Always use the currency of the country you’re visiting.
You will get a better exchange rate and you look less like a short term tourist, which can benefit you when negotiating for items, visiting restaurants and more.
If you’re thinking it’s just pennies, consider this example. The Mexican peso is currently trading at about 13 to the dollar, but if you pay in US dollars in Mexico the best rate you’re getting is 10 to 1. An item that costs 500 pesos will cost you the equivalent of $38.50 if you pay in pesos or $50 if you pay in dollars. Multiply this for more expensive items or meals and you see how easy it is to spend more money for no reason.
Even if you’re stuck with some money at the end of the trip, you can use it to tip the housekeeper, buy food or snacks at the airport, donate small change in those airport kiosks or save it for a future trip.
In beach areas of Mexico that attract large numbers of annual US visitors, the dollar used to be more commonly used. Last year the government instituted new policies. I still bring $1s for emergency tips for when I have no change in pesos, but always intend to use the local currency.
Oanda.com is a great site for up to date information on what your money is worth anywhere in the world. You can print a business-card sized traveler’s cheat sheet – and a reverse cheat sheet, so you know what you’re spending. They also have a convenient mobile app.
I rarely get currency in advance. Since the advent of the ATM, I’ve only had trouble getting cash twice overseas. Exchange bureaus and most banks in the country where you live will not give you a favorable rate for overseas currencies. As a back up measure, I bring about $300-500 in US dollars in my money belt, depending on the length of stay and how hard it may be to get money at the destination. In a rare event I can’t access cash through an ATM I can always exchange money in a bank, an airport exchange bureau or as a last resort – the hotel upon arrival.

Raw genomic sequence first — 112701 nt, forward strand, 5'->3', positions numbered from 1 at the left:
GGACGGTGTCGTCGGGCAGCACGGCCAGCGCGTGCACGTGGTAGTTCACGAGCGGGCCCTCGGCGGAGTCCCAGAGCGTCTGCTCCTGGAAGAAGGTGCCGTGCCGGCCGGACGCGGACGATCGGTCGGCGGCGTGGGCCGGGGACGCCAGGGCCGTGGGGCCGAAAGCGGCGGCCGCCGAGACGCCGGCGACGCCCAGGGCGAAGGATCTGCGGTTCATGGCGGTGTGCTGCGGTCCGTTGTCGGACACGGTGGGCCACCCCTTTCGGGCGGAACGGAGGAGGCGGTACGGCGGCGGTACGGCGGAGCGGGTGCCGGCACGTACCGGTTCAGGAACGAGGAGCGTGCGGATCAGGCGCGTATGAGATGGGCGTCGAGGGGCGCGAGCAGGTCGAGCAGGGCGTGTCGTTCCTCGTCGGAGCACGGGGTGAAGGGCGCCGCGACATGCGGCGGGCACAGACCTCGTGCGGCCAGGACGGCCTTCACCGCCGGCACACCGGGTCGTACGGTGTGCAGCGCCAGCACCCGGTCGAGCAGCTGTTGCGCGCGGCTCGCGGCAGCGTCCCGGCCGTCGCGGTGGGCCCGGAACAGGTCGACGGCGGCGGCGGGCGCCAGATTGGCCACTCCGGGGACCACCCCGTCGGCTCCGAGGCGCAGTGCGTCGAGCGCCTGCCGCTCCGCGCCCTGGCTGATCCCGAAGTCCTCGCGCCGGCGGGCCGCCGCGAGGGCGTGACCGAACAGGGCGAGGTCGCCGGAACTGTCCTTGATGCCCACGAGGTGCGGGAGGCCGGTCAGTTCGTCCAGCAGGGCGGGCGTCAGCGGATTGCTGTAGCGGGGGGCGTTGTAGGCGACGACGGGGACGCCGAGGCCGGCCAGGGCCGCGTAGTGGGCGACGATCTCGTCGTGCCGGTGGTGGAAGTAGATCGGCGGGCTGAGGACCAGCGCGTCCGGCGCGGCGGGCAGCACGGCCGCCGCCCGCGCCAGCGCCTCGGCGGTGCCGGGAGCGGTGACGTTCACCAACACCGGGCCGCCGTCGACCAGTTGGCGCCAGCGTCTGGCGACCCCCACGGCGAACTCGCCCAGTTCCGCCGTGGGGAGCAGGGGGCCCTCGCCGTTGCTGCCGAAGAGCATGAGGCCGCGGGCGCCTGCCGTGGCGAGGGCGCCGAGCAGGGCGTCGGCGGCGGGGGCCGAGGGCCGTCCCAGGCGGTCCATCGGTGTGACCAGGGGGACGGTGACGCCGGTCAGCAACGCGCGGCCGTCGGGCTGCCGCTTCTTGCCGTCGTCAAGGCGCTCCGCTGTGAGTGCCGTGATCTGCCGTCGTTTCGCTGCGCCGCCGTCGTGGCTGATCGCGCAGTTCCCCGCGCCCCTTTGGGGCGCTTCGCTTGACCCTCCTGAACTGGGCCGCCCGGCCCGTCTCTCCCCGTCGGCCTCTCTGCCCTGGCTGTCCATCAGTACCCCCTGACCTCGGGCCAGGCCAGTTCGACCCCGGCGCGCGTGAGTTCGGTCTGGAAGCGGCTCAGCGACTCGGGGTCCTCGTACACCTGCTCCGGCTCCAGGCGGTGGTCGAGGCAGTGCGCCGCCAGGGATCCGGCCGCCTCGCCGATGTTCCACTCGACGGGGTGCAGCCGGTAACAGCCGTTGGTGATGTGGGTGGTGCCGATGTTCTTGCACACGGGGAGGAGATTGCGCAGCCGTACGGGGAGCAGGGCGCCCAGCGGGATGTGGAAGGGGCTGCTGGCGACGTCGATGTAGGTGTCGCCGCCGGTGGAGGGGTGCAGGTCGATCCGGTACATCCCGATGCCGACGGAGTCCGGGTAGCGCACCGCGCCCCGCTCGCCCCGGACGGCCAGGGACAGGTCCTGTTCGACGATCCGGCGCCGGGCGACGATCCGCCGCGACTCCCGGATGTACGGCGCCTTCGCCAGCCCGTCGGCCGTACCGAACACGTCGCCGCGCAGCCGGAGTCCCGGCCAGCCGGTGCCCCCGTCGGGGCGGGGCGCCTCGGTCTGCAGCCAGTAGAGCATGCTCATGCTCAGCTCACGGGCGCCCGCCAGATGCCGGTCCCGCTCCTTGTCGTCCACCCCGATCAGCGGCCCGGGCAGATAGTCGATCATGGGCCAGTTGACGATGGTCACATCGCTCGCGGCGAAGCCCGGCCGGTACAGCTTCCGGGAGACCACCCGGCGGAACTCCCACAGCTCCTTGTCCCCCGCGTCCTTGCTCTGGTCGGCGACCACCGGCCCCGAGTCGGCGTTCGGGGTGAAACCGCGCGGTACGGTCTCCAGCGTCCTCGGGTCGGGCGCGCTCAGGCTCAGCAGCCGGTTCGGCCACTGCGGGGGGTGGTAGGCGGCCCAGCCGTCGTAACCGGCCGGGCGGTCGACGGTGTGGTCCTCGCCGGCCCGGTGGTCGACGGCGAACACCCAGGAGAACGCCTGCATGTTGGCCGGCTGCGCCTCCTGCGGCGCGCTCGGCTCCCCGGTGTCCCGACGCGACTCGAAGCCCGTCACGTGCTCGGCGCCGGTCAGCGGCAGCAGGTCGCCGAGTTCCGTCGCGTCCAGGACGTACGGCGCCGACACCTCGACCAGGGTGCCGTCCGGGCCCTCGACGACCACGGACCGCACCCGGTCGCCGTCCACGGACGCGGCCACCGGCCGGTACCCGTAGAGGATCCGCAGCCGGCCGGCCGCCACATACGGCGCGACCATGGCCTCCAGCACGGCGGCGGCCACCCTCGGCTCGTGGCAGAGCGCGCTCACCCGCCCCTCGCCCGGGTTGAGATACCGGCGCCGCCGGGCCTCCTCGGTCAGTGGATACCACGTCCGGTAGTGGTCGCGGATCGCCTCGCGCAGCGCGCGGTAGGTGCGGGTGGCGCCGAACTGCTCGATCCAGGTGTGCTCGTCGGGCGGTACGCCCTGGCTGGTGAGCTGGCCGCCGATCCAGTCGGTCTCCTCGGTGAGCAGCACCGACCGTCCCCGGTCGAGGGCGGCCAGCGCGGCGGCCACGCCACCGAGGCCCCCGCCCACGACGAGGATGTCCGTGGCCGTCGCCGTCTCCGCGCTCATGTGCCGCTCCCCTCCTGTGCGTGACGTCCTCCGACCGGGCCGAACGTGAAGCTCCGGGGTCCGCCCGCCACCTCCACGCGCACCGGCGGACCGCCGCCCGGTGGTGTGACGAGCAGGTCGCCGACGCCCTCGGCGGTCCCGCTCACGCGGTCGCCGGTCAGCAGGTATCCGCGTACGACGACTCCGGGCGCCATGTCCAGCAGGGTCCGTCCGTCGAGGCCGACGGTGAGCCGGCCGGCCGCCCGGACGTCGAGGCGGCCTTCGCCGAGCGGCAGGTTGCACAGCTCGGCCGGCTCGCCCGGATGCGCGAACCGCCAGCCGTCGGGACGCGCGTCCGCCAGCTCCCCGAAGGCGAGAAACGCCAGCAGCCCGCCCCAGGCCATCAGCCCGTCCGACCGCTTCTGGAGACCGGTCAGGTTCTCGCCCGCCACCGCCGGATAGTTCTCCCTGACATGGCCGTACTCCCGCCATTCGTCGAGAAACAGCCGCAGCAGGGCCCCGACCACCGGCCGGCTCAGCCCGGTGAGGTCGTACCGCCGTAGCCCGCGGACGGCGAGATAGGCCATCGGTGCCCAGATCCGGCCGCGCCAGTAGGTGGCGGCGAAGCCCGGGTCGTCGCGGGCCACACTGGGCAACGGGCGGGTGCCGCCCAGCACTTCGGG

When your travels take you to some developing nations, its worth checking on the country specific forum of Tripadvisor for any warnings about using ATM cards there. Not too long ago, Belize ATMs only accepted cards from Belizean banks, so check before assuming your card will work.
Your ATM card is one of your most valuable possessions when you travel. Avoid carrying the card with you, unless there is no where to secure it at your hotel. When its time to get cash, I go to an ATM machine near the hotel, and return the card to the safe as soon as possible.
Always have a back-up plan. Don’t rely on one source of money when traveling. Have a credit card with a PIN in case your ATM card doesn’t work. Know the benefits of your credit card and other business relationships. For example, AmEx Global Assist can provide emergency cash to card members.
When you call your bank to give them your travel dates prior to your trip, ask if they have a relationship with any banks at your destination. Often there are no fees associated with using that machine, but you will still receive a 1-3% currency exchange fee from your bank. It’s always a good idea to negotiate this fee with your bank if possible; many banks waive it if you keep a larger balance.
It’s also a good idea to make sure you have a phone number for your bank and credit card companies that you can call from overseas. I enter them in my Smartphone and have a list of the lost/stolen direct phone numbers for all of the credit cards I typically take overseas that I keep in the back of my Moleskin notebook, or my money belt in the room safe.
The best credit cards I’ve found for making purchases overseas are the Capital One Venture cards. Not only don’t they charge an exchange fee, but they give you the bank rate. When Bank of America sent me a letter stating that they would institute a 3% fee for overseas charges billed in US dollars, I cut up the card and signed up with Capital One.